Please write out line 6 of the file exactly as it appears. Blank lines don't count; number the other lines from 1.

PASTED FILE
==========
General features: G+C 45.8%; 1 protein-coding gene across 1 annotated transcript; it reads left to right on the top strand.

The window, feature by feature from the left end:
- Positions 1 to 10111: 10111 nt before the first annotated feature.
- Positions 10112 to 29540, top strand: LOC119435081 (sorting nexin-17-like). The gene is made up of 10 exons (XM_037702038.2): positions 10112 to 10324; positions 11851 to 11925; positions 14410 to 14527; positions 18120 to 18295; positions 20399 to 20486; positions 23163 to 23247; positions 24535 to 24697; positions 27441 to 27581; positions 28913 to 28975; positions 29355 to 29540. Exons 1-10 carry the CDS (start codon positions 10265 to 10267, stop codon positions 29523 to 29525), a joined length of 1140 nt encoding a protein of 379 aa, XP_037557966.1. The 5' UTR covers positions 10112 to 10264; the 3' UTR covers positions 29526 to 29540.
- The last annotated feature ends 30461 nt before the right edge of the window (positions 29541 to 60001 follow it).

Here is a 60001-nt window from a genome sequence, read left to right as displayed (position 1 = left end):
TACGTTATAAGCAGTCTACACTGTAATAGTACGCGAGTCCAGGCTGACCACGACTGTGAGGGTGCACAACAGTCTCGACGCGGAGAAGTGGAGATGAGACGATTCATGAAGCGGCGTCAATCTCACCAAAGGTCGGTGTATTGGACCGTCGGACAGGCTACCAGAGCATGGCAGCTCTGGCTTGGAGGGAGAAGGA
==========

Here is a 60001-nt window from a genome sequence, read left to right as displayed (position 1 = left end):